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Scalp atheroma

Scalp atheroma is harmless and occurs when the outlet of a sebaceous gland has become blocked. It is difficult to say why some people are affected but it usually occurs in areas that are more densely covered with hair. As the gland produces sebum, over time a lump forms under the skin, a change that can be both cosmetically disturbing or irritating due to its location and size.

Common areas where atheroma occurs are

Scalp, torso, neck, face and abdomen. However, the cysts can occur over most of the skin. In some individuals, multiple atheromas occur for no known reason.

The name comes from the Greek word Athere, meaning porridge. It is due to the light-coloured, grainy mass of sebum that retreats as the atheroma grows.

Aterom is:

Atheroma is a tumour that forms in the skin's sebaceous glands. It occurs when the skin becomes clogged and sebum cannot naturally escape. It builds up under the skin as a tumour, a sebaceous gland cyst. It is simply a benign cyst that contains sebum.

Appearance of Aterom

The skin over an atheroma is completely smooth and normal; on examination, one usually sees a soft, yellow, wide and slightly uneven lump in the skin with an oval marking that is anchored in the skin but is slightly displaceable. When touched, it feels 'springy and elastic' in texture. Some people can get multiple atheromas for no known reason. Most nodules are 2-4 mm in diameter, but they can be up to 5 cm in size.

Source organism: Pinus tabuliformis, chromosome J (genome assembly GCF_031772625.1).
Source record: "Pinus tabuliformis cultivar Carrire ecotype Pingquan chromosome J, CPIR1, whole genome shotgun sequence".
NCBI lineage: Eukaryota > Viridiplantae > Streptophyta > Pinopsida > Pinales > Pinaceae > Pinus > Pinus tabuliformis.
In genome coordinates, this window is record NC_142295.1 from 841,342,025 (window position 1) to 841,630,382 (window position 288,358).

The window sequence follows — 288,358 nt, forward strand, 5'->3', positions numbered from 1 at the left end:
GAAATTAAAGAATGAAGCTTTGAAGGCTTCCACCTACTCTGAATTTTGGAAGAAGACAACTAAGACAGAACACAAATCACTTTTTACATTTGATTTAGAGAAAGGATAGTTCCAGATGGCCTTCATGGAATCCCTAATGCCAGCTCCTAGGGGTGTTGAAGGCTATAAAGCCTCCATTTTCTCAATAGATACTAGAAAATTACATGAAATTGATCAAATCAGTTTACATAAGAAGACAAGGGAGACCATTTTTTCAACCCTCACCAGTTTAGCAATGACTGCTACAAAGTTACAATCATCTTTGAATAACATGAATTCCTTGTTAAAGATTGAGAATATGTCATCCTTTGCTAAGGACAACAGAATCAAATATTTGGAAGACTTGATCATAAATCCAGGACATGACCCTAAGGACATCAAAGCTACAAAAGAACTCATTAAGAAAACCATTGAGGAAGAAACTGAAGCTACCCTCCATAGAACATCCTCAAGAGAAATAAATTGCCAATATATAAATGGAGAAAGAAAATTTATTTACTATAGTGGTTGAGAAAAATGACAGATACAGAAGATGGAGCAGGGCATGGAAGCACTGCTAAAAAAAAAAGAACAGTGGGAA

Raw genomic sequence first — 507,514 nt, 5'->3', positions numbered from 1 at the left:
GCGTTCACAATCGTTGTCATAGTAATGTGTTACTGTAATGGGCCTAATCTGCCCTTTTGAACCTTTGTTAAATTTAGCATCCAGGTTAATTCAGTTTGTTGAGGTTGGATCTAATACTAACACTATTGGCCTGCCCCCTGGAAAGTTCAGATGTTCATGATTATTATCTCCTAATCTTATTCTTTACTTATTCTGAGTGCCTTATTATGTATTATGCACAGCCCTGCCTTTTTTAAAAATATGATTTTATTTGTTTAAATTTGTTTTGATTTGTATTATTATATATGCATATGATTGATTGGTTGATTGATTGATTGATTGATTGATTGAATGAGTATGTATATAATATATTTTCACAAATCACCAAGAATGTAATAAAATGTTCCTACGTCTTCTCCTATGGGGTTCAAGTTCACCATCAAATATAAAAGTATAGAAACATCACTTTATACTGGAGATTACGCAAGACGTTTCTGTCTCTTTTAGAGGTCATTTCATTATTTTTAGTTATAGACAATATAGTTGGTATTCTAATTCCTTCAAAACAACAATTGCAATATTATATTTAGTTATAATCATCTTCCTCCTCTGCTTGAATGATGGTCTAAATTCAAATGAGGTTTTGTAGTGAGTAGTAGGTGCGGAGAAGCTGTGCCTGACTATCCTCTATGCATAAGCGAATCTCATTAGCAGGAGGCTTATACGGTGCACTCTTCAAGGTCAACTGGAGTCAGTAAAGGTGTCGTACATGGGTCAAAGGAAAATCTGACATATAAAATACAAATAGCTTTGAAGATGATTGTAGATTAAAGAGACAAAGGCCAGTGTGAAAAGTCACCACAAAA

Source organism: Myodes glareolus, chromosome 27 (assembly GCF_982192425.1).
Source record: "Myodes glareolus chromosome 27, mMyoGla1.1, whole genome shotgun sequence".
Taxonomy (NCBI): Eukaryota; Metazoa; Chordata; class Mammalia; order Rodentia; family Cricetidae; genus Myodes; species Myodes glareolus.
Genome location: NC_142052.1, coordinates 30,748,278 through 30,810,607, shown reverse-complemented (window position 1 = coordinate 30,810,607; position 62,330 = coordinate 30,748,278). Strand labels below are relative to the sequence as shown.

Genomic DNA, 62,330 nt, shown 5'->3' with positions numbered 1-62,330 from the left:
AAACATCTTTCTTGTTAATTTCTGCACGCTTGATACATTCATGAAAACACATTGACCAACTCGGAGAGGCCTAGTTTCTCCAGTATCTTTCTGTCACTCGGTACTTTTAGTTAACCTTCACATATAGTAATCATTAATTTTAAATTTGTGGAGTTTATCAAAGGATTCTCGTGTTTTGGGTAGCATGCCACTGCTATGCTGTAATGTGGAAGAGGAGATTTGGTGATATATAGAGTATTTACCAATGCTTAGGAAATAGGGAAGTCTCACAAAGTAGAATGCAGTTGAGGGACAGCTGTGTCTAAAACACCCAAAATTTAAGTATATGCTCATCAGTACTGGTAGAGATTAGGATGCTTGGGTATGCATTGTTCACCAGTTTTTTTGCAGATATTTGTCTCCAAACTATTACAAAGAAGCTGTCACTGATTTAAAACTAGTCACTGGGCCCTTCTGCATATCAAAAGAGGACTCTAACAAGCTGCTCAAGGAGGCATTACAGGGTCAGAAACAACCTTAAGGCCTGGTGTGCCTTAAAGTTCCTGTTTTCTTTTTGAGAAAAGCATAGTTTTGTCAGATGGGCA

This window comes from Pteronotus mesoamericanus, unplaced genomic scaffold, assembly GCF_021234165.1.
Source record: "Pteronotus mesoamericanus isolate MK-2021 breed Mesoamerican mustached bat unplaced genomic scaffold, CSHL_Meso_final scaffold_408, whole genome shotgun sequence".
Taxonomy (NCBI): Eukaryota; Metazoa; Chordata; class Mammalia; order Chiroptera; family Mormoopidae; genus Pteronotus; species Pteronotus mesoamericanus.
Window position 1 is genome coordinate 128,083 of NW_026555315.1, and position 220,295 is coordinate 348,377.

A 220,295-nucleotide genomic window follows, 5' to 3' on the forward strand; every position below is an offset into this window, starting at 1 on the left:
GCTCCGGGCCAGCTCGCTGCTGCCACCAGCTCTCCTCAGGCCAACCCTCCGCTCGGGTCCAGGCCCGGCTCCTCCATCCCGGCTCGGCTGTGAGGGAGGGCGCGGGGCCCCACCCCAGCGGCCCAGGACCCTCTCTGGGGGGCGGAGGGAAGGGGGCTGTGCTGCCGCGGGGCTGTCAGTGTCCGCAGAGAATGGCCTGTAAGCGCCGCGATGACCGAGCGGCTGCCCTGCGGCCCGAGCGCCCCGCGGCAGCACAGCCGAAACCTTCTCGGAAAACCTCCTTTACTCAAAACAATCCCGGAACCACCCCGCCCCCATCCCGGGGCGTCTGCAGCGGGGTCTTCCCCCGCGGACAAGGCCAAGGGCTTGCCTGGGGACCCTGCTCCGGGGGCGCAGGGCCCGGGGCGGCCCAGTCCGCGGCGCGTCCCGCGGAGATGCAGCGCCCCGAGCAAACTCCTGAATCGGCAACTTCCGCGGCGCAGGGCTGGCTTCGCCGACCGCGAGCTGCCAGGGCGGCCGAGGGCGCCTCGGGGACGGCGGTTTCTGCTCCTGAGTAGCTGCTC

Complaints and symptoms:

Usually when you get an atheroma, they tend to disappear over time. However, sometimes an atheroma can start to grow, become infected, red and tender. Patients sometimes choose to remove the cyst and it is important that the entire capsule surrounding the sebaceous content is removed, otherwise it can easily return. The cyst is removed using a local anaesthetic and is removed using a knife or laser, making it a relatively simple procedure. The cyst does not act like an abscess or pimple where you can open and squeeze out the contents and then it heals itself. If the doctor removes the entire capsule, the gland is gone forever. In exceptional cases, antibiotics are necessary and it is common for several stitches to be required.

This is how atheroma occurs
  • Hair follicles are small sacs found throughout the skin that give rise to a hair. Sebaceous glands sit around the hair follicles and secrete an oil (sebum) that lubricates both the hair and the skin.
  • If the oil does not come out, the gland clogs up and a lump forms under the skin, an atheroma.
  • The atheroma is easily recognised and diagnosed by its appearance.
  • Usually no treatment is needed but they can be removed if necessary.
  • If the gland becomes inflamed, it may need to be emptied.
  • Enlarged sebaceous glands are common among middle-aged and older people.

More on sebaceous glands:

Under our skin, we have sebaceous glands located outside the hair follicles, their job is to secrete an oil called sebum. The oil secreted in the follicle lubricates both the hair and the surrounding skin. The oil protects the skin and hair and makes them more 'waterproof'. Sebaceous glands are everywhere in the skin.

 

 

 

 

 

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